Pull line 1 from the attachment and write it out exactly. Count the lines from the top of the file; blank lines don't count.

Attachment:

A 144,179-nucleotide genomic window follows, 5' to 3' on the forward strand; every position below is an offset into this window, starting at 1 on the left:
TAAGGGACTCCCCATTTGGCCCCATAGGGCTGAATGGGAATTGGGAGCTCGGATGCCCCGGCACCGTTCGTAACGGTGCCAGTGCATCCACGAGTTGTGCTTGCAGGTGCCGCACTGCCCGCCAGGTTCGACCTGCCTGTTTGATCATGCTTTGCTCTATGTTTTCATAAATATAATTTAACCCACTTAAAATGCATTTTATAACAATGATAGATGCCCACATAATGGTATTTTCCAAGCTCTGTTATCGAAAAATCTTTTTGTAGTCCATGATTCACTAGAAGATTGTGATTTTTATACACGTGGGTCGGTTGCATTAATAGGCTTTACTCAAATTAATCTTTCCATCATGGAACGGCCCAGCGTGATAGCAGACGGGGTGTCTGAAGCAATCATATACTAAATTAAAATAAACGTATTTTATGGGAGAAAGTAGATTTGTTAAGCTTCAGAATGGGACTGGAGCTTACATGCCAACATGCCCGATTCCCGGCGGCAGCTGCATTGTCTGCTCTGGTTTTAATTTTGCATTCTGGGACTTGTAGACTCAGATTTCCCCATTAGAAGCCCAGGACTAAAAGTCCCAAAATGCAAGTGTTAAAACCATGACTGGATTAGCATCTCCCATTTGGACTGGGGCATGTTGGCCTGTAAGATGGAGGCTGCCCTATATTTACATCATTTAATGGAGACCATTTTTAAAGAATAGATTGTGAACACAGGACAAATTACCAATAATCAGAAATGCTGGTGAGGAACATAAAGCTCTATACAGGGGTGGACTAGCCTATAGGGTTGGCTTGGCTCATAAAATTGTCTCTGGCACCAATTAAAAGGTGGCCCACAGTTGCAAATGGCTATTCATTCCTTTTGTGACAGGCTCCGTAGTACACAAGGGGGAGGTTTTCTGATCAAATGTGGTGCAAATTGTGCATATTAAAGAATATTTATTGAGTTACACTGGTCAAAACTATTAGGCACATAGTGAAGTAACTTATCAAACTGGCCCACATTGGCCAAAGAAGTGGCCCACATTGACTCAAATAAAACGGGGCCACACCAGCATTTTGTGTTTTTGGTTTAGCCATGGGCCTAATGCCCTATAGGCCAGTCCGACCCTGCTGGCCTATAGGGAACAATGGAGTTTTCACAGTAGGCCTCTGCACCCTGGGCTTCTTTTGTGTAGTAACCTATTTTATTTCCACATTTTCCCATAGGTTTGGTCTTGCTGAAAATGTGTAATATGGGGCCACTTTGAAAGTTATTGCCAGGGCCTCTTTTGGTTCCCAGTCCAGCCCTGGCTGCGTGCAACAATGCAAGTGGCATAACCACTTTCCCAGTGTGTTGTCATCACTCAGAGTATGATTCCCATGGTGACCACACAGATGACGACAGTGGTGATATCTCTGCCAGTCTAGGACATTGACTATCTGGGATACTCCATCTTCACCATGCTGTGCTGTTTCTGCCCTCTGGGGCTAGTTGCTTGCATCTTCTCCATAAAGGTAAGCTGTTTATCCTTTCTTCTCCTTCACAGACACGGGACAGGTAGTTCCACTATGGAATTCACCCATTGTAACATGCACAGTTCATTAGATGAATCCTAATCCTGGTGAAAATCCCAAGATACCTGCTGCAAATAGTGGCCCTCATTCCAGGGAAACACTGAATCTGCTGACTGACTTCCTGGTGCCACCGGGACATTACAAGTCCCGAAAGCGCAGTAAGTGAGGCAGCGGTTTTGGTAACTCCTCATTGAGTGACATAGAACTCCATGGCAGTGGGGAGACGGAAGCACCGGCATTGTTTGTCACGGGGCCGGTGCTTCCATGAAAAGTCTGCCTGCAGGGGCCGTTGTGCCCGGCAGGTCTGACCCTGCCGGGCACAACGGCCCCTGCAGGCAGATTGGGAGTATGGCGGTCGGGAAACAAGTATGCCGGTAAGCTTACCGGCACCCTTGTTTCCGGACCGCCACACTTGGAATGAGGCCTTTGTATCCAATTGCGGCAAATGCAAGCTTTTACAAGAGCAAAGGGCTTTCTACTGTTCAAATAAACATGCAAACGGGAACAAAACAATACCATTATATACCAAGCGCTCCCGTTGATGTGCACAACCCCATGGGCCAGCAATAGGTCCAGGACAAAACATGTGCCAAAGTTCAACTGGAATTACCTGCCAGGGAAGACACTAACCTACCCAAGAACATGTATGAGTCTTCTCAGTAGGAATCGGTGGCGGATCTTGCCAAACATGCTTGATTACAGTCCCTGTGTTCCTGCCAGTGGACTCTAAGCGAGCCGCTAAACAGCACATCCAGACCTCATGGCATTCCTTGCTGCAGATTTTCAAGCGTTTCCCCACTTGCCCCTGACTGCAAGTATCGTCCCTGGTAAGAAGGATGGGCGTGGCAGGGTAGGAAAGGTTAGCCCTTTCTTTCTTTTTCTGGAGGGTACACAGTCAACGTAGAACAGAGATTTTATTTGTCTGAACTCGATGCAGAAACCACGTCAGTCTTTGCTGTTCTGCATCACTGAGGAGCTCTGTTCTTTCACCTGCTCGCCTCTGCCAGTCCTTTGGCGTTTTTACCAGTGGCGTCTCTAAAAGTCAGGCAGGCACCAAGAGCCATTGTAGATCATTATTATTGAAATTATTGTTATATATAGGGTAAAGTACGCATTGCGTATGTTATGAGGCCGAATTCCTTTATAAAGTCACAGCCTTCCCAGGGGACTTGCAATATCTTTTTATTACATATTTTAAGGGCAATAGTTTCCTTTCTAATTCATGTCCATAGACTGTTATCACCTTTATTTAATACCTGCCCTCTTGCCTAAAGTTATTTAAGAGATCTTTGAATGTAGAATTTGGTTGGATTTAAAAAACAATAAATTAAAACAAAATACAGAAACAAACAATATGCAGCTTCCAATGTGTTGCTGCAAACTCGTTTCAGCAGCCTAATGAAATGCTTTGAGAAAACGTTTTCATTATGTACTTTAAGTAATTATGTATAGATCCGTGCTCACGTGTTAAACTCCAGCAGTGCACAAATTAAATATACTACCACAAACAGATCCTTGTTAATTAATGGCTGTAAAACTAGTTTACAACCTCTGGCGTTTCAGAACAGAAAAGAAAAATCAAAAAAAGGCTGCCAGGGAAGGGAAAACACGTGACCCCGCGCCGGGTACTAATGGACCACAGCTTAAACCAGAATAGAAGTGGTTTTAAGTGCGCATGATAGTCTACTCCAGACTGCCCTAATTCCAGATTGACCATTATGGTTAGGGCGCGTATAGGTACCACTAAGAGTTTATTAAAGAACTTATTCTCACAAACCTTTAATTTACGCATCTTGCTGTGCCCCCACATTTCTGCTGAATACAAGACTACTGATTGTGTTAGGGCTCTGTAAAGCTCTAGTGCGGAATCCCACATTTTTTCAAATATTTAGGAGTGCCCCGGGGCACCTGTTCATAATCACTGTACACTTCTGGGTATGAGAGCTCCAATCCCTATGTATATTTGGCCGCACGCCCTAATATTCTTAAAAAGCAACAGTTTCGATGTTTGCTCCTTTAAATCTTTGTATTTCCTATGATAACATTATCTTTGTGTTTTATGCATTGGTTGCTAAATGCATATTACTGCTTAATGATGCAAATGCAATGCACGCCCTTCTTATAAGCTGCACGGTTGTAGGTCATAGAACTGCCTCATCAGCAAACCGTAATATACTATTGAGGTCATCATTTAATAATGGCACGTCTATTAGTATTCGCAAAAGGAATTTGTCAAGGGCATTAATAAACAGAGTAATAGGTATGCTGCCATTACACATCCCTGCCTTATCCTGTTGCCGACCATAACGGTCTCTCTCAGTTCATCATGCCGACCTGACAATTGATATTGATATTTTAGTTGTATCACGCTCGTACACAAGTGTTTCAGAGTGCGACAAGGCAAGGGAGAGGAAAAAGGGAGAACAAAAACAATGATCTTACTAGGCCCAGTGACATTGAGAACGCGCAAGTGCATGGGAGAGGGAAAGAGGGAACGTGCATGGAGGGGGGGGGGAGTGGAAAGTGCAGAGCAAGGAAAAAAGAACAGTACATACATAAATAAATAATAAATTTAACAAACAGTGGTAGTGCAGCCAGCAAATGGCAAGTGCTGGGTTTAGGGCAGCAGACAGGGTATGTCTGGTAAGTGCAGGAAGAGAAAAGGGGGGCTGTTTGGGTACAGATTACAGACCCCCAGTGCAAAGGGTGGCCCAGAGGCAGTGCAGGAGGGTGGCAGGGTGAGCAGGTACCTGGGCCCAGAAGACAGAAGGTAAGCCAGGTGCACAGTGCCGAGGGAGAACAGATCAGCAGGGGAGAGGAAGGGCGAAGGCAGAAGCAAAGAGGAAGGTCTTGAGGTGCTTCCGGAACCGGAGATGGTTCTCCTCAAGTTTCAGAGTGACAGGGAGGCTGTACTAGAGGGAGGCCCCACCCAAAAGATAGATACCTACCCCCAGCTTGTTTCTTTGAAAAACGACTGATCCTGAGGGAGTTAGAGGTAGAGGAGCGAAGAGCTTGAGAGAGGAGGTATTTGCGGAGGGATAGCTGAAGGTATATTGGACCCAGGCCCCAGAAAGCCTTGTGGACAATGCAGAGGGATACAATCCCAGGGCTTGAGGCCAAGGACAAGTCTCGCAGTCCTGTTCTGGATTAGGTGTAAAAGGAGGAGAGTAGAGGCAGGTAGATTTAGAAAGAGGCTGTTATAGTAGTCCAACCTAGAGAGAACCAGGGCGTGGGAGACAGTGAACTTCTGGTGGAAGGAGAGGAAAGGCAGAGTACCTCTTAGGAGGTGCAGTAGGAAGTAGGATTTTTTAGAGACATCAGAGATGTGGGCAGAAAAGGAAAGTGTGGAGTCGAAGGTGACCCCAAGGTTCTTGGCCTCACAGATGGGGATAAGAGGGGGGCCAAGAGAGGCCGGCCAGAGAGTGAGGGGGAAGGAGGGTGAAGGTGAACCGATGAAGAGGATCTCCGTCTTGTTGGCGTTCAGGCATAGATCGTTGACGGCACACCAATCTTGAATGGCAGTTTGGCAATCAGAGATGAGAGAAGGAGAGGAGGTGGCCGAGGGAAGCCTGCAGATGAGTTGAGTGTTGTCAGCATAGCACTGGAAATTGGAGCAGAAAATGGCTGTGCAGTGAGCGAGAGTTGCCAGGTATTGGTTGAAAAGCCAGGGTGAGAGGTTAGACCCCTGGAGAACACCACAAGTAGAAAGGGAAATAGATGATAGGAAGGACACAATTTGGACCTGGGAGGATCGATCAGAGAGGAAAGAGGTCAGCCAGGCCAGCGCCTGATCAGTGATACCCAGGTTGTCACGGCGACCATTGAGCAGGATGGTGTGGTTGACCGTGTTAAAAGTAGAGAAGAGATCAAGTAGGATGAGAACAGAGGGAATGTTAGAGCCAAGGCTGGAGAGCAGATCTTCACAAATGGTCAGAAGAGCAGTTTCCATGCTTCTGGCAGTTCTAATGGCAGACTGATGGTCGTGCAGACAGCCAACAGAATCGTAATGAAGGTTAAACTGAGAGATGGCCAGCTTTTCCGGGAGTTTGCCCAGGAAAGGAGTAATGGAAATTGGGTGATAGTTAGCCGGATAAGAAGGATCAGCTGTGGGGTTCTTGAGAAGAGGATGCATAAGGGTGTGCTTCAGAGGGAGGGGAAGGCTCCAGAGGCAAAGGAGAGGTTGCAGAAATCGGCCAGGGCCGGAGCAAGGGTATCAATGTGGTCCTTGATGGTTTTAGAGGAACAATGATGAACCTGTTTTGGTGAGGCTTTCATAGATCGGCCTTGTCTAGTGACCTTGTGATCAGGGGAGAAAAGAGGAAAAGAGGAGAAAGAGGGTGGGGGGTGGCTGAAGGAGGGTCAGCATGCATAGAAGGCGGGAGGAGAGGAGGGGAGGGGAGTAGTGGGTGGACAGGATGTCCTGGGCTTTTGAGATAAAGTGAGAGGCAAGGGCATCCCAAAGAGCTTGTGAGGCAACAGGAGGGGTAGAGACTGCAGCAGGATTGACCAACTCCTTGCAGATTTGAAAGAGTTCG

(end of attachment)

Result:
A 144,179-nucleotide genomic window follows, 5' to 3' on the forward strand; every position below is an offset into this window, starting at 1 on the left: